Schumann 4 was a particular favourite with Leinsdorf. He made a studio recording of it in the teeth of RCA’s protests that it wouldn’t sell. Perhaps it didn’t – they refused his wish to record the second. Much earlier, he had recorded the first in Cleveland (1946).
At the end of his life Leinsdorf came to prefer Schumann’s first version of the symphony and light, transparent textures. In 1962, as Richard Dyer’s notes point out, he was using the traditional revised version with some of Mahler’s accretions. As can be heard from the beginning, he makes full use of the deep sonorities the BSO was able to provide.
Furtwängler’s seething textures and febrile conviction, in his DG recording, virtually created this symphony for several generations of listeners. Leinsdorf takes a more deliberate, stern view of the first movement allegro, yet the tension never flags and this joins the few recorded versions that enable me to set aside the memory of Furtwängler.
The “Romanze” brings another of those Leinsdorf minor miracles. Deeply tender and expressive, it touches on sublimity as concertmaster Joseph Silverstein’s solo violin weaves around the texture. Great energy in the remaining two movements with a terrific transition between the two.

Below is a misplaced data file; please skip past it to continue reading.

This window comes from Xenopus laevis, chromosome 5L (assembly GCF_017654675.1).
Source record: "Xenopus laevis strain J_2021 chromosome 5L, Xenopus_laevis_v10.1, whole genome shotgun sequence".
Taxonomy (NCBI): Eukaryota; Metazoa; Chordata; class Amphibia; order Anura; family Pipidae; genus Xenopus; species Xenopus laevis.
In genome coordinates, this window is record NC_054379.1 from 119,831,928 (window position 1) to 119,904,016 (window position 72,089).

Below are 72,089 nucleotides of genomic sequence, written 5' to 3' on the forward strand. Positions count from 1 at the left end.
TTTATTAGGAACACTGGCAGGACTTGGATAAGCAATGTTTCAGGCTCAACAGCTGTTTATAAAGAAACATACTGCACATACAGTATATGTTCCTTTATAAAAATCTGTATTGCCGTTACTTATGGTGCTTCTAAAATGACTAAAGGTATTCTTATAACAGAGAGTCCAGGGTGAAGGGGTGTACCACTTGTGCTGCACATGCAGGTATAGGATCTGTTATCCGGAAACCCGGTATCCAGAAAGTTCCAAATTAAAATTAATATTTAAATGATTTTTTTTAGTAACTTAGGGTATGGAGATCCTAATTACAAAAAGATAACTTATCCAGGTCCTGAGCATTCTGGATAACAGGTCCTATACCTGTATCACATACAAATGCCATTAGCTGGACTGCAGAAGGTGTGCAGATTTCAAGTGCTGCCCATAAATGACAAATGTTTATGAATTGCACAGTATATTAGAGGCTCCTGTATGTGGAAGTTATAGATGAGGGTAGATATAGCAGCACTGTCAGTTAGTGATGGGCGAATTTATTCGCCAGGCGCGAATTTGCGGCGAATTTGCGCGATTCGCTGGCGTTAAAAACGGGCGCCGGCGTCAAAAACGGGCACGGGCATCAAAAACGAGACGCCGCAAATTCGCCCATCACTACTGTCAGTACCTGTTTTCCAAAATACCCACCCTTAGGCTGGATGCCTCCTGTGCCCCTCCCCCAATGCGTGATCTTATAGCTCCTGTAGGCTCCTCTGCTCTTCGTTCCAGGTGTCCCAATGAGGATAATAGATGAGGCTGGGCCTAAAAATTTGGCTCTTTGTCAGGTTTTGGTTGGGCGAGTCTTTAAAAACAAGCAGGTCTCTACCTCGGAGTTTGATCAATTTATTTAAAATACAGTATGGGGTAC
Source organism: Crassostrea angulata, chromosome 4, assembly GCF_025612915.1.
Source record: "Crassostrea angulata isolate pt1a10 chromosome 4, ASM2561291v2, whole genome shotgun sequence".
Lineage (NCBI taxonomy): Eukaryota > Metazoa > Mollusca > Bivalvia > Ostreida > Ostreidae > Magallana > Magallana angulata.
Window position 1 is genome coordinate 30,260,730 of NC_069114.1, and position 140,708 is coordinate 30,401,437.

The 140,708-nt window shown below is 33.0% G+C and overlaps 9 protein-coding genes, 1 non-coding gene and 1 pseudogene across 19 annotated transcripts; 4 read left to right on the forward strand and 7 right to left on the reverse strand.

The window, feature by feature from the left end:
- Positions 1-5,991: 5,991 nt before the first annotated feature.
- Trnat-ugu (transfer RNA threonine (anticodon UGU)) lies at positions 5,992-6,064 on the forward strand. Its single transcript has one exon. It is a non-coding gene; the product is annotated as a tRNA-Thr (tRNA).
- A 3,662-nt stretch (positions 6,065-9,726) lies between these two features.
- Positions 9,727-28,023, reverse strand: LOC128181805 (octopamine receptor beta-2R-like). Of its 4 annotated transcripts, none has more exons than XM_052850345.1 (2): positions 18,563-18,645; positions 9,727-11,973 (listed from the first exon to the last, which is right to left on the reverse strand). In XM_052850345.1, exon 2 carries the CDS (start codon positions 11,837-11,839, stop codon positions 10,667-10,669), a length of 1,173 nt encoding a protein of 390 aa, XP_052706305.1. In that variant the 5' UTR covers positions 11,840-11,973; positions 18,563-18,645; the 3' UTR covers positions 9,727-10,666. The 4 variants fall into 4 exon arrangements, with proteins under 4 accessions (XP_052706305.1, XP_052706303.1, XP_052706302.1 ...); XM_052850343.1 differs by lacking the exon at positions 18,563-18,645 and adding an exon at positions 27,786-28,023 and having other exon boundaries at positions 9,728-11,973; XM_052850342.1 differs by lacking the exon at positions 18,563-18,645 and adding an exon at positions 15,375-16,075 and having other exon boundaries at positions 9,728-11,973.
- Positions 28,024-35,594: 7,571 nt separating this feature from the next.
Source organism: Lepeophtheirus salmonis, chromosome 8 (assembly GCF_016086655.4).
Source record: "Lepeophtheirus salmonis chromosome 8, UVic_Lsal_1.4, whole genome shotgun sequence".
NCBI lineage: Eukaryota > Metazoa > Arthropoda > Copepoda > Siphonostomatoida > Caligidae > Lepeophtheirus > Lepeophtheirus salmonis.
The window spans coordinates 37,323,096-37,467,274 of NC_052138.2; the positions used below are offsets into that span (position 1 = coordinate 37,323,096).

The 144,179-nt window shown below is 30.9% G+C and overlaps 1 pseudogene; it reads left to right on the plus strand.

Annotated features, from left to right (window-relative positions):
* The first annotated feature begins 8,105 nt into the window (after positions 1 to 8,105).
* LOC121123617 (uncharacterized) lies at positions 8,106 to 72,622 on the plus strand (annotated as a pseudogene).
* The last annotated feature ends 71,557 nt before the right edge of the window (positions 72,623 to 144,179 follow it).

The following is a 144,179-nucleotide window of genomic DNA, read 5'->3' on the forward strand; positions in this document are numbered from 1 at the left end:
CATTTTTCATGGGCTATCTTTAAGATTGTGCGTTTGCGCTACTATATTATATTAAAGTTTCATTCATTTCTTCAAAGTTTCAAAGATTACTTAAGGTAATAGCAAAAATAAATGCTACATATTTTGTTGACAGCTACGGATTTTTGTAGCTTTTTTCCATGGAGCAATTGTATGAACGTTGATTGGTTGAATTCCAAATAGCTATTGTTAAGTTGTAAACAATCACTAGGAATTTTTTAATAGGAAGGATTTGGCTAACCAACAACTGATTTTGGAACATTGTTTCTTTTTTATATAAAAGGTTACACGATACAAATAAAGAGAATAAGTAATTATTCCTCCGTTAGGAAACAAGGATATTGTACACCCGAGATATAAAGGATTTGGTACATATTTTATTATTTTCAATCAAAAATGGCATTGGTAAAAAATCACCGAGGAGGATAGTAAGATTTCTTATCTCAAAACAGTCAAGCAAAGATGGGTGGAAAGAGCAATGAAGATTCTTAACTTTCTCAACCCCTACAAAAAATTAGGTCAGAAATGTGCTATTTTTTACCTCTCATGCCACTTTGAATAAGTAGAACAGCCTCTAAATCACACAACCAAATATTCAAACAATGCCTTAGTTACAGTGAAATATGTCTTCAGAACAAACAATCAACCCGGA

The upward trend continues in the Wagner extract, reminding us that Leinsdorf maybe unbent most easily in the opera house. While in a sense he remains true to his strict-tempo convictions, the music is shaped overall in great waves, suggesting a long-term fluidity. The restless spiritual yearning of the music is ideally present and this time it’s the solo oboe’s contribution that rises to sublimity. A great piece of Wagner conducting.
This DVD, then gives a very truthful picture of Leinsdorf. It reveals his very considerable strengths and, if the Schubert occasionally hints at his less sympathetic side, it does not do so to the extent that it’s likely to put anyone off. The picture and sound are reasonable for the date.